In case anyone was wondering about the importance of Fairtrade to communities in the developing world, please take a look at this post from Fairtrade International:
The news we’re hearing from the fields is devastating. Tens of thousands of workers in the tea and flower sectors have lost their livelihoods, most without any financial safety net. Restrictions on movement mean that harvested goods, like rice, cotton, and coffee, are sitting in fields or in warehouses, waiting for restrictions to be lifted so that they can be sold and exported – which means that incomes and wages are also waiting.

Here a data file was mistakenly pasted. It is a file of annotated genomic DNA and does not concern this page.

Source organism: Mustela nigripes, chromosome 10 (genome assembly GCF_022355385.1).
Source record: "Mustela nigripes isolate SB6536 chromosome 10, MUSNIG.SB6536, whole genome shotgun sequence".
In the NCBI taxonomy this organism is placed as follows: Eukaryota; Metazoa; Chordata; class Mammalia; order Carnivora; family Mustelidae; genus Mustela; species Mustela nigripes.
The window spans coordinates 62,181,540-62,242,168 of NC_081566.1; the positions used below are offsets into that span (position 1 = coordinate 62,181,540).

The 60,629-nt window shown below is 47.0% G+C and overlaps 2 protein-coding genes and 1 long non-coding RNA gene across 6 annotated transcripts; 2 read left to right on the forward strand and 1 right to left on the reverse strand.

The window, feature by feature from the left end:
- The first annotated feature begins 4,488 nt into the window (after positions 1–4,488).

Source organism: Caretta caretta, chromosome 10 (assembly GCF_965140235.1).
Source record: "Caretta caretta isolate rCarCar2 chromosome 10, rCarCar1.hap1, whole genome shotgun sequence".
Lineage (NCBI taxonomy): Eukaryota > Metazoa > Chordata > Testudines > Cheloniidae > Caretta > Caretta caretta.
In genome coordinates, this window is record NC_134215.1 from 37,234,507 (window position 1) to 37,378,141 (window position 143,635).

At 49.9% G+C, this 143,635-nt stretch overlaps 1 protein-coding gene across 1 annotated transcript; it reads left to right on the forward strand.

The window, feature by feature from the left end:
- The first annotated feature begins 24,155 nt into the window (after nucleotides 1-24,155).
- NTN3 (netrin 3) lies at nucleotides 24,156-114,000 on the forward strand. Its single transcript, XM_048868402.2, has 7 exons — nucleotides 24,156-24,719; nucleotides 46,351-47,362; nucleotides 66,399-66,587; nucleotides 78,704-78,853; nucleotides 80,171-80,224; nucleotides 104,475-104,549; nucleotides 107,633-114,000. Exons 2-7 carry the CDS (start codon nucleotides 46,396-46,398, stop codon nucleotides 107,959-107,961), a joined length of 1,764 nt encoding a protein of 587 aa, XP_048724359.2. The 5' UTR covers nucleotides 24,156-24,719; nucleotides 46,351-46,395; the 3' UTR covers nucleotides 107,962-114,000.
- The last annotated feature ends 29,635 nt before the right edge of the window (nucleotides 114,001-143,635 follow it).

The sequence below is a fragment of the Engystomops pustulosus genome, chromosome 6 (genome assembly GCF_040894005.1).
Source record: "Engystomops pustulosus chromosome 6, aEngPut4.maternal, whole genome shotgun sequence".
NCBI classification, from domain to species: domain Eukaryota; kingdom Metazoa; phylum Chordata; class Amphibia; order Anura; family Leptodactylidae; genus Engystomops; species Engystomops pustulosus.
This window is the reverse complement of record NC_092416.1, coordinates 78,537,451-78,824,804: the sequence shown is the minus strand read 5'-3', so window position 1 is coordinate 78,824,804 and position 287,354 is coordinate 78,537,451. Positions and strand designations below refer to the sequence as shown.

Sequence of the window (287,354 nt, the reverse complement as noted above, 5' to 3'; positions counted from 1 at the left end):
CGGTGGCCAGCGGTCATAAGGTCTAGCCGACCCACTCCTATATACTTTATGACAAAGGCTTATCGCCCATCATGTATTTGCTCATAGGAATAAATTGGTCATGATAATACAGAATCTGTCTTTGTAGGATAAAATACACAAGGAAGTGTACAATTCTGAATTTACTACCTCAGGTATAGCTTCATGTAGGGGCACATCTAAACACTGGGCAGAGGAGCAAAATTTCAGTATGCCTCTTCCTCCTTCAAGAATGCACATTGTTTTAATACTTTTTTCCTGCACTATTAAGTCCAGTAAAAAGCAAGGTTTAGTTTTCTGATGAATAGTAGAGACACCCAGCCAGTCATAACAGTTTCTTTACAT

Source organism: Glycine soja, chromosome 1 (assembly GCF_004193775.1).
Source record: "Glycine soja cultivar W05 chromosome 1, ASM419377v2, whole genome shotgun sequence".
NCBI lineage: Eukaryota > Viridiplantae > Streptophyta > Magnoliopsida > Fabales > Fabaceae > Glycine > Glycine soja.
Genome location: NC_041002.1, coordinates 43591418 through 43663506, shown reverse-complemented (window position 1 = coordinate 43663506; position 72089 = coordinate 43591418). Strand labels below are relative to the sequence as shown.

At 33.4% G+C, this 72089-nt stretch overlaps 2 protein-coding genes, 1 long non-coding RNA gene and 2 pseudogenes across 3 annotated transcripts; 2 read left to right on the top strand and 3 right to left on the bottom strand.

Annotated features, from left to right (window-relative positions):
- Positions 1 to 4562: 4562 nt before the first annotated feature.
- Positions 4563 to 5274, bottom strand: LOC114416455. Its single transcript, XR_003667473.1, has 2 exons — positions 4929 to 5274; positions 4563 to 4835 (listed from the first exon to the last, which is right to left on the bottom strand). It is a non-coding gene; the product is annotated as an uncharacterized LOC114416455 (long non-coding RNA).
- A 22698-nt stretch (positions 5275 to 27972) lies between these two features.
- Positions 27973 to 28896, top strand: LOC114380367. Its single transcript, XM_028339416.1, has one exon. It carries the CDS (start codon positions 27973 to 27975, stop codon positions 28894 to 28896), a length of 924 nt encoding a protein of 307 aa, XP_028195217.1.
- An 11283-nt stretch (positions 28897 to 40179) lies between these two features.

But we’re also hearing stories of hope and solidarity. Fairtrade producer organizations that are feeding the vulnerable members of their communities. Flower workers who learned sewing skills through use of the Fairtrade Premium being called in to work to make masks for their communities. Cooperatives supporting their communities by setting up COVID-19 testing centers. The resilience, innovation, and generous nature of these farmers and workers truly humbles me.
(For context, Pill and Easton-in-Gordano Fairtrade group last year celebrated 25 years since the launch of the Fairtrade Mark and the 10th anniversary of our recognition as a Fairtrade Community.)